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Novel catanionic surfactant vesicle vaccines protect against Francisella tularensis LVS and confer significant partial protection against F. tularensis Schu S4 strain.

Authors
  • Richard, Katharina
  • Mann, Barbara J
  • Stocker, Lenea
  • Barry, Eileen M
  • Qin, Aiping
  • Cole, Leah E
  • Hurley, Matthew T
  • Ernst, Robert K
  • Michalek, Suzanne M
  • Stein, Daniel C
  • Deshong, Philip
  • Vogel, Stefanie N
Type
Published Article
Journal
Clinical and vaccine immunology : CVI
Publication Date
Feb 01, 2014
Volume
21
Issue
2
Pages
212–226
Identifiers
DOI: 10.1128/CVI.00738-13
PMID: 24351755
Source
Medline
License
Unknown

Abstract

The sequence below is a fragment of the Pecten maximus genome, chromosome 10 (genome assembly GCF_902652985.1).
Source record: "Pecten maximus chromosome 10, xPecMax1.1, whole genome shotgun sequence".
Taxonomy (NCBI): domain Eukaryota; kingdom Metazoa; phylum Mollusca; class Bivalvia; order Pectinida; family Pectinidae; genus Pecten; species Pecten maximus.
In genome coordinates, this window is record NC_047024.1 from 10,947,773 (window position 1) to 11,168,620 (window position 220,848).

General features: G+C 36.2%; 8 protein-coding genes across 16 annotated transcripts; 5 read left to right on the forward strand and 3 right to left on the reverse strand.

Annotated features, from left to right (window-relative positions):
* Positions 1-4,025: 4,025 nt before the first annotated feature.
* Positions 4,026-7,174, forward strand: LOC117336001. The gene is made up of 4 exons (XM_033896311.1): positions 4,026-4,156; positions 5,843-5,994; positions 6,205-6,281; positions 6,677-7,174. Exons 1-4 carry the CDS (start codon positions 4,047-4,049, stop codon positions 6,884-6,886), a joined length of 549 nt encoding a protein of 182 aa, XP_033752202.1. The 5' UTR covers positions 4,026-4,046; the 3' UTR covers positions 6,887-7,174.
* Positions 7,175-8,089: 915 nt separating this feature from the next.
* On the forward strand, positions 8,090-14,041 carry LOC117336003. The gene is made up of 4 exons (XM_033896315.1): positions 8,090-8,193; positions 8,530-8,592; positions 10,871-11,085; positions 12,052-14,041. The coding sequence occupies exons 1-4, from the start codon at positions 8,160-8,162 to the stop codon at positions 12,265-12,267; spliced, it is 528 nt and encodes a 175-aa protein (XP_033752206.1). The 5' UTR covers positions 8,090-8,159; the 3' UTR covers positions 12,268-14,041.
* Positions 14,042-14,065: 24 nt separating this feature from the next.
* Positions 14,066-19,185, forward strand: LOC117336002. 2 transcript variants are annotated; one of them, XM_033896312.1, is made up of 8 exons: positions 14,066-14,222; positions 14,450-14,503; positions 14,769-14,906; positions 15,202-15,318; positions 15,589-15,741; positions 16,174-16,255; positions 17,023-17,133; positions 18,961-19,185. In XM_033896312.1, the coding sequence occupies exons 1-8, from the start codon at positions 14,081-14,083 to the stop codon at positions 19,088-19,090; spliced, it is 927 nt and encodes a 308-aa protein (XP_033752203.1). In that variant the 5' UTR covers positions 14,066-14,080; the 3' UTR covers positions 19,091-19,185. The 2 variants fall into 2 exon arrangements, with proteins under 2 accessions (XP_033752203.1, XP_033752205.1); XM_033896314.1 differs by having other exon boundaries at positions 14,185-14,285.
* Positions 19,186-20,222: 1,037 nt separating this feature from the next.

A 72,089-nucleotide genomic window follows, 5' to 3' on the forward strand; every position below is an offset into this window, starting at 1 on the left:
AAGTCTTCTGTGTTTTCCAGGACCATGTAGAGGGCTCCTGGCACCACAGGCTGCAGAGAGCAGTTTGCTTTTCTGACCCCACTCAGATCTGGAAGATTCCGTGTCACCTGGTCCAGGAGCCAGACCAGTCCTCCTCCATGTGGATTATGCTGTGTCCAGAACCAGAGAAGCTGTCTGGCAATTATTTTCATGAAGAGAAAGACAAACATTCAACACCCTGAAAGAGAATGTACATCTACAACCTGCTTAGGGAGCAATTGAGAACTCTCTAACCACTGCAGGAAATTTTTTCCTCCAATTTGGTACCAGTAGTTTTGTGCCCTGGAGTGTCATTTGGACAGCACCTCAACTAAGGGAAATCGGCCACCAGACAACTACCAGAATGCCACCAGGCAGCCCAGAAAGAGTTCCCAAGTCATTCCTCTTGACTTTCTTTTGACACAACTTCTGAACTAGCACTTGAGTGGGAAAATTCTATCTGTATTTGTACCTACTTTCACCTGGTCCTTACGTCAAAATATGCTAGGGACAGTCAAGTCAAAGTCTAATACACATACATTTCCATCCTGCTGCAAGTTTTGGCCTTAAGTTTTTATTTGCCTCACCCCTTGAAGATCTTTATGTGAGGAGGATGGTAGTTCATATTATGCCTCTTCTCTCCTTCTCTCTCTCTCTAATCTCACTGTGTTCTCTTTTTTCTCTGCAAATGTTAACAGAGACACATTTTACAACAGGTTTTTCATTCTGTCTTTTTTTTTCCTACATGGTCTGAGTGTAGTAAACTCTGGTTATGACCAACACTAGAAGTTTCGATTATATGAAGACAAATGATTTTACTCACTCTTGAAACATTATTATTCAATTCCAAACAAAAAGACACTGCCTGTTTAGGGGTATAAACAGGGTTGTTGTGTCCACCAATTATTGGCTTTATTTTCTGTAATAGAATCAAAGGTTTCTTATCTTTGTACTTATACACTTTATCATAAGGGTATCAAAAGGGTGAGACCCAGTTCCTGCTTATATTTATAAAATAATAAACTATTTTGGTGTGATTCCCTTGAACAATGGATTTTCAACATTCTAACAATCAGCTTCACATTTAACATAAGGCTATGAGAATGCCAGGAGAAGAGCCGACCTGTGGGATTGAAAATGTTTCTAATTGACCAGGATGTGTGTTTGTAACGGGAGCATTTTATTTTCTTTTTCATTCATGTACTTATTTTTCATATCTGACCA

Francisella tularensis is a Gram-negative immune-evasive coccobacillus that causes tularemia in humans and animals. A safe and efficacious vaccine that is protective against multiple F. tularensis strains has yet to be developed. In this study, we tested a novel vaccine approach using artificial pathogens, synthetic nanoparticles made from catanionic surfactant vesicles that are functionalized by the incorporation of either F. tularensis type B live vaccine strain (F. tularensis LVS [LVS-V]) or F. tularensis type A Schu S4 strain (F. tularensis Schu S4 [Schu S4-V]) components. The immunization of C57BL/6 mice with "bare" vesicles, which did not express F. tularensis components, partially protected against F. tularensis LVS, presumably through activation of the innate immune response, and yet it failed to protect against the F. tularensis Schu S4 strain. In contrast, immunization with LVS-V fully protected mice against intraperitoneal (i.p.) F. tularensis LVS challenge, while immunization of mice with either LVS-V or Schu S4-V partially protected C57BL/6 mice against an intranasal (i.n.) F. tularensis Schu S4 challenge and significantly increased the mean time to death for nonsurvivors, particularly following the i.n. and heterologous (i.e., i.p./i.n.) routes of immunization. LVS-V immunization, but not immunization with empty vesicles, elicited high levels of IgG against nonlipopolysaccharide (non-LPS) epitopes that were increased after F. tularensis LVS challenge and significantly increased early cytokine production. Antisera from LVS-V-immunized mice conferred passive protection against challenge with F. tularensis LVS. Together, these data indicate that functionalized catanionic surfactant vesicles represent an important and novel tool for the development of a safe and effective F. tularensis subunit vaccine and may be applicable for use with other pathogens.

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